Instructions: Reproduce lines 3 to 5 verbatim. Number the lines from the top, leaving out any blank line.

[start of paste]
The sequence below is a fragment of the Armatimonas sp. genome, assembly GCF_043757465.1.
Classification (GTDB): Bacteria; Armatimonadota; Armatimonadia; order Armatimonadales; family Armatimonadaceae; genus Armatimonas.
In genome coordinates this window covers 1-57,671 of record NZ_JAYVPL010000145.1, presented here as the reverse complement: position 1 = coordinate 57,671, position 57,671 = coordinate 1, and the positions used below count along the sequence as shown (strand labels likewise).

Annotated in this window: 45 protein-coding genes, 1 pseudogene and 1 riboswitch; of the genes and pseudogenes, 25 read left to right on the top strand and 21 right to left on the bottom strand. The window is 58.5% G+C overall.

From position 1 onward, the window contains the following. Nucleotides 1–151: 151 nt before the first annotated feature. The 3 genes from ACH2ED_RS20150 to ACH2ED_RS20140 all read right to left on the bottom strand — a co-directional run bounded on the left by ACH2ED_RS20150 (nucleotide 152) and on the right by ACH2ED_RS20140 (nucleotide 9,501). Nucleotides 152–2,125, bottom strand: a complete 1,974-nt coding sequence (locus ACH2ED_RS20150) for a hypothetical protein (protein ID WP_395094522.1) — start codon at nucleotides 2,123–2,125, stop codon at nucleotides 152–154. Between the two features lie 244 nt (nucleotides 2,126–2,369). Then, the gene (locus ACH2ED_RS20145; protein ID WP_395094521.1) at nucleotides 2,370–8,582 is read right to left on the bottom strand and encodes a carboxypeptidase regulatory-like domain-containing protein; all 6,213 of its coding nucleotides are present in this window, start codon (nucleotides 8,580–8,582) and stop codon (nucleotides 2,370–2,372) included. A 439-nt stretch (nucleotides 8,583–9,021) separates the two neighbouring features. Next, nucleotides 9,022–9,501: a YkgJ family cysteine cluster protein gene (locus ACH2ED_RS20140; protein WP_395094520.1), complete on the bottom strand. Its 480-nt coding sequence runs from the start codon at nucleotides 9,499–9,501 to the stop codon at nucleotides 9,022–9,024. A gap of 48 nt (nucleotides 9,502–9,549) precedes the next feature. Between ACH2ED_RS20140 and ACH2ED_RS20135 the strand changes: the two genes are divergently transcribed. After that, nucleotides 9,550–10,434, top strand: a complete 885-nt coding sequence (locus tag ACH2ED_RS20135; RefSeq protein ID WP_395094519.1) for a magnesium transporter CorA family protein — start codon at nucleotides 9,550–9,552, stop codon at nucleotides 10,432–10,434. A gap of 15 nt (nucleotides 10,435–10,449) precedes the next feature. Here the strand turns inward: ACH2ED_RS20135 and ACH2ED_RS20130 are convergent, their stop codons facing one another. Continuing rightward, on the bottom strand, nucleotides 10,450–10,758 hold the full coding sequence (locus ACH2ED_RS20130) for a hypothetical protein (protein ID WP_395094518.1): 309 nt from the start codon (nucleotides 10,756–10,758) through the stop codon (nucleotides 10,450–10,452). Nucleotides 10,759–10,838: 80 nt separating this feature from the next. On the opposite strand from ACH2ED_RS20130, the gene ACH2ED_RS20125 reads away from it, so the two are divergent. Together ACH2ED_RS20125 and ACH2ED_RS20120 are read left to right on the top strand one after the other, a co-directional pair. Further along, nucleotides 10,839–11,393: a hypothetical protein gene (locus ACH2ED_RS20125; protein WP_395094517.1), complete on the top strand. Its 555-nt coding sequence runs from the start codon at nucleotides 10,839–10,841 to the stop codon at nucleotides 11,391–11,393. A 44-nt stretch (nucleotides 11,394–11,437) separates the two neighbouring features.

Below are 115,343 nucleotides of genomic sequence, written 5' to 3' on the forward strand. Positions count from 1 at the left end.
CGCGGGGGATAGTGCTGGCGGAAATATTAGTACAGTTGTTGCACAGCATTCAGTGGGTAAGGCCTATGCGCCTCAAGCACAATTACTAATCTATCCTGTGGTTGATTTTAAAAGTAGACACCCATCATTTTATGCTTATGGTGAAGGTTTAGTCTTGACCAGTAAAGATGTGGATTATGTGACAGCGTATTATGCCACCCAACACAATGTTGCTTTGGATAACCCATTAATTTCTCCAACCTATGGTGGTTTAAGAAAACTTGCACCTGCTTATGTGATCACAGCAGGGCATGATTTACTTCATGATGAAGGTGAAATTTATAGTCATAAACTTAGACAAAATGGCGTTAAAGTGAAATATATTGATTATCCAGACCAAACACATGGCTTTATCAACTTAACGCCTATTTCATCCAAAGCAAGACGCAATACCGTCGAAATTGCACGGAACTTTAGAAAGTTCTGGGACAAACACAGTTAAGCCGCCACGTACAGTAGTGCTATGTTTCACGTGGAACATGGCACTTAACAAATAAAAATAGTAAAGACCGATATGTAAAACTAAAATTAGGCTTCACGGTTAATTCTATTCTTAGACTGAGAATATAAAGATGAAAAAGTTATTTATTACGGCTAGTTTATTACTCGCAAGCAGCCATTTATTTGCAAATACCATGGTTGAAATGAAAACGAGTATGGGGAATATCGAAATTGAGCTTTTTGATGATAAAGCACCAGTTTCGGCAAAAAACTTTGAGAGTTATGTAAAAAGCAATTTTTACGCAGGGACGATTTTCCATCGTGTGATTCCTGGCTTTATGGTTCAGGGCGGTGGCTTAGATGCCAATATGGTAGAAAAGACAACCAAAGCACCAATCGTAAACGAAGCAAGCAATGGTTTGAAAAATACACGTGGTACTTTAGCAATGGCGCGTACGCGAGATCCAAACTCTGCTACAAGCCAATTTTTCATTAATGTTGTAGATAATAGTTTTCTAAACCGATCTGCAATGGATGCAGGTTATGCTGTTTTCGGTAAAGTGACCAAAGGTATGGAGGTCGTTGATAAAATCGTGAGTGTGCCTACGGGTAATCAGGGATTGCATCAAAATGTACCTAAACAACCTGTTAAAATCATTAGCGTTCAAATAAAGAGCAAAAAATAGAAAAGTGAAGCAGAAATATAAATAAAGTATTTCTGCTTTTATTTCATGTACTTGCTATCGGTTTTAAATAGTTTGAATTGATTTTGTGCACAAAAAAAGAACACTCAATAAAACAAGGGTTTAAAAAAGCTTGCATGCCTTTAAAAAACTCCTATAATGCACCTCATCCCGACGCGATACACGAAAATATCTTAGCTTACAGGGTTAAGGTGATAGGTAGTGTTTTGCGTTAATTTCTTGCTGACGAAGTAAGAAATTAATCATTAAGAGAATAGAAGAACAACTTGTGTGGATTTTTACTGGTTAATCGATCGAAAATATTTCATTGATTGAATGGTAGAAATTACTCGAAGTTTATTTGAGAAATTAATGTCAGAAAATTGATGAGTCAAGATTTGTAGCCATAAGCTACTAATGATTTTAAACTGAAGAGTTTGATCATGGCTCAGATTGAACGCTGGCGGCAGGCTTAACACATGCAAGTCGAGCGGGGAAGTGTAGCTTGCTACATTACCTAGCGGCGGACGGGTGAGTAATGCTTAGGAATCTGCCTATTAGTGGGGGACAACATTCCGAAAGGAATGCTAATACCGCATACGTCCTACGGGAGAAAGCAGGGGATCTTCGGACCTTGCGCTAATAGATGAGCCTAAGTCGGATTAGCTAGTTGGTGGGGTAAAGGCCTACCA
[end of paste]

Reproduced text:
In genome coordinates this window covers 1-57,671 of record NZ_JAYVPL010000145.1, presented here as the reverse complement: position 1 = coordinate 57,671, position 57,671 = coordinate 1, and the positions used below count along the sequence as shown (strand labels likewise).

Annotated in this window: 45 protein-coding genes, 1 pseudogene and 1 riboswitch; of the genes and pseudogenes, 25 read left to right on the top strand and 21 right to left on the bottom strand. The window is 58.5% G+C overall.

From position 1 onward, the window contains the following. Nucleotides 1–151: 151 nt before the first annotated feature. The 3 genes from ACH2ED_RS20150 to ACH2ED_RS20140 all read right to left on the bottom strand — a co-directional run bounded on the left by ACH2ED_RS20150 (nucleotide 152) and on the right by ACH2ED_RS20140 (nucleotide 9,501). Nucleotides 152–2,125, bottom strand: a complete 1,974-nt coding sequence (locus ACH2ED_RS20150) for a hypothetical protein (protein ID WP_395094522.1) — start codon at nucleotides 2,123–2,125, stop codon at nucleotides 152–154. Between the two features lie 244 nt (nucleotides 2,126–2,369). Then, the gene (locus ACH2ED_RS20145; protein ID WP_395094521.1) at nucleotides 2,370–8,582 is read right to left on the bottom strand and encodes a carboxypeptidase regulatory-like domain-containing protein; all 6,213 of its coding nucleotides are present in this window, start codon (nucleotides 8,580–8,582) and stop codon (nucleotides 2,370–2,372) included. A 439-nt stretch (nucleotides 8,583–9,021) separates the two neighbouring features. Next, nucleotides 9,022–9,501: a YkgJ family cysteine cluster protein gene (locus ACH2ED_RS20140; protein WP_395094520.1), complete on the bottom strand. Its 480-nt coding sequence runs from the start codon at nucleotides 9,499–9,501 to the stop codon at nucleotides 9,022–9,024. A gap of 48 nt (nucleotides 9,502–9,549) precedes the next feature. Between ACH2ED_RS20140 and ACH2ED_RS20135 the strand changes: the two genes are divergently transcribed. After that, nucleotides 9,550–10,434, top strand: a complete 885-nt coding sequence (locus tag ACH2ED_RS20135; RefSeq protein ID WP_395094519.1) for a magnesium transporter CorA family protein — start codon at nucleotides 9,550–9,552, stop codon at nucleotides 10,432–10,434. A gap of 15 nt (nucleotides 10,435–10,449) precedes the next feature. Here the strand turns inward: ACH2ED_RS20135 and ACH2ED_RS20130 are convergent, their stop codons facing one another. Continuing rightward, on the bottom strand, nucleotides 10,450–10,758 hold the full coding sequence (locus ACH2ED_RS20130) for a hypothetical protein (protein ID WP_395094518.1): 309 nt from the start codon (nucleotides 10,756–10,758) through the stop codon (nucleotides 10,450–10,452). Nucleotides 10,759–10,838: 80 nt separating this feature from the next. On the opposite strand from ACH2ED_RS20130, the gene ACH2ED_RS20125 reads away from it, so the two are divergent. Together ACH2ED_RS20125 and ACH2ED_RS20120 are read left to right on the top strand one after the other, a co-directional pair. Further along, nucleotides 10,839–11,393: a hypothetical protein gene (locus ACH2ED_RS20125; protein WP_395094517.1), complete on the top strand. Its 555-nt coding sequence runs from the start codon at nucleotides 10,839–10,841 to the stop codon at nucleotides 11,391–11,393. A 44-nt stretch (nucleotides 11,394–11,437) separates the two neighbouring features.